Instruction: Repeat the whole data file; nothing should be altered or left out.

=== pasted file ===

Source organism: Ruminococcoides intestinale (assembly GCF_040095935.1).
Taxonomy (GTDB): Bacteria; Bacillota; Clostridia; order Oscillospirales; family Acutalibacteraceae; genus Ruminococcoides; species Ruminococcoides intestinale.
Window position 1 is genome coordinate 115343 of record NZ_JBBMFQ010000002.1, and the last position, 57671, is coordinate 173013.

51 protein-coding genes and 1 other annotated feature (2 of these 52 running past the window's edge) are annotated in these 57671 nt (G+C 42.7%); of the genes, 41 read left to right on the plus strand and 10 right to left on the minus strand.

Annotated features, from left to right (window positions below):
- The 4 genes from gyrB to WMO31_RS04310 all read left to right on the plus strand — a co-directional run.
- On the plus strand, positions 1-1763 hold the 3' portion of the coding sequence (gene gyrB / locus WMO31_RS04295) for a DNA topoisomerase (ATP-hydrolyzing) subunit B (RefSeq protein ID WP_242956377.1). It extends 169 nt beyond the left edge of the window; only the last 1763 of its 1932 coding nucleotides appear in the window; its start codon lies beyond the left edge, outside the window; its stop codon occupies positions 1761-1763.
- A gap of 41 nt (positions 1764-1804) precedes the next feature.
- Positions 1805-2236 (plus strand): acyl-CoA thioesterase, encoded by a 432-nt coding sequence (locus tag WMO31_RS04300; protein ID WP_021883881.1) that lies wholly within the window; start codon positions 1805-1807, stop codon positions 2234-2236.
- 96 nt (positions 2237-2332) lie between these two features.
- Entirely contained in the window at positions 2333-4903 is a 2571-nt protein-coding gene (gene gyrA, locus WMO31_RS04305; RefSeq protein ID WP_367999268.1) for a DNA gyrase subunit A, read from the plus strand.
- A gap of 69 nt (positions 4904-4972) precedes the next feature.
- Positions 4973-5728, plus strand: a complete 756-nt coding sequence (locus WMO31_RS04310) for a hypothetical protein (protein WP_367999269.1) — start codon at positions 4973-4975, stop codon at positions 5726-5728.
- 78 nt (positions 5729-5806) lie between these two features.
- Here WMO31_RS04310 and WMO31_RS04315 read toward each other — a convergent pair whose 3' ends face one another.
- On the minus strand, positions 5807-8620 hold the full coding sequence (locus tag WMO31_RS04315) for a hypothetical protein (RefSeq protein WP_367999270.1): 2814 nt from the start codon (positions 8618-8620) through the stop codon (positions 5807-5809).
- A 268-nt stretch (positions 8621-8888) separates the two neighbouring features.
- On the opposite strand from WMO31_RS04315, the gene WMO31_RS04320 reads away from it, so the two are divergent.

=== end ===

Source organism: Ruminococcoides intestinale (assembly GCF_040095935.1).
Taxonomy (GTDB): Bacteria; Bacillota; Clostridia; order Oscillospirales; family Acutalibacteraceae; genus Ruminococcoides; species Ruminococcoides intestinale.
Window position 1 is genome coordinate 115343 of record NZ_JBBMFQ010000002.1, and the last position, 57671, is coordinate 173013.

51 protein-coding genes and 1 other annotated feature (2 of these 52 running past the window's edge) are annotated in these 57671 nt (G+C 42.7%); of the genes, 41 read left to right on the plus strand and 10 right to left on the minus strand.

Annotated features, from left to right (window positions below):
- The 4 genes from gyrB to WMO31_RS04310 all read left to right on the plus strand — a co-directional run.
- On the plus strand, positions 1-1763 hold the 3' portion of the coding sequence (gene gyrB / locus WMO31_RS04295) for a DNA topoisomerase (ATP-hydrolyzing) subunit B (RefSeq protein ID WP_242956377.1). It extends 169 nt beyond the left edge of the window; only the last 1763 of its 1932 coding nucleotides appear in the window; its start codon lies beyond the left edge, outside the window; its stop codon occupies positions 1761-1763.
- A gap of 41 nt (positions 1764-1804) precedes the next feature.
- Positions 1805-2236 (plus strand): acyl-CoA thioesterase, encoded by a 432-nt coding sequence (locus tag WMO31_RS04300; protein ID WP_021883881.1) that lies wholly within the window; start codon positions 1805-1807, stop codon positions 2234-2236.
- 96 nt (positions 2237-2332) lie between these two features.
- Entirely contained in the window at positions 2333-4903 is a 2571-nt protein-coding gene (gene gyrA, locus WMO31_RS04305; RefSeq protein ID WP_367999268.1) for a DNA gyrase subunit A, read from the plus strand.
- A gap of 69 nt (positions 4904-4972) precedes the next feature.
- Positions 4973-5728, plus strand: a complete 756-nt coding sequence (locus WMO31_RS04310) for a hypothetical protein (protein WP_367999269.1) — start codon at positions 4973-4975, stop codon at positions 5726-5728.
- 78 nt (positions 5729-5806) lie between these two features.
- Here WMO31_RS04310 and WMO31_RS04315 read toward each other — a convergent pair whose 3' ends face one another.
- On the minus strand, positions 5807-8620 hold the full coding sequence (locus tag WMO31_RS04315) for a hypothetical protein (RefSeq protein WP_367999270.1): 2814 nt from the start codon (positions 8618-8620) through the stop codon (positions 5807-5809).
- A 268-nt stretch (positions 8621-8888) separates the two neighbouring features.
- On the opposite strand from WMO31_RS04315, the gene WMO31_RS04320 reads away from it, so the two are divergent.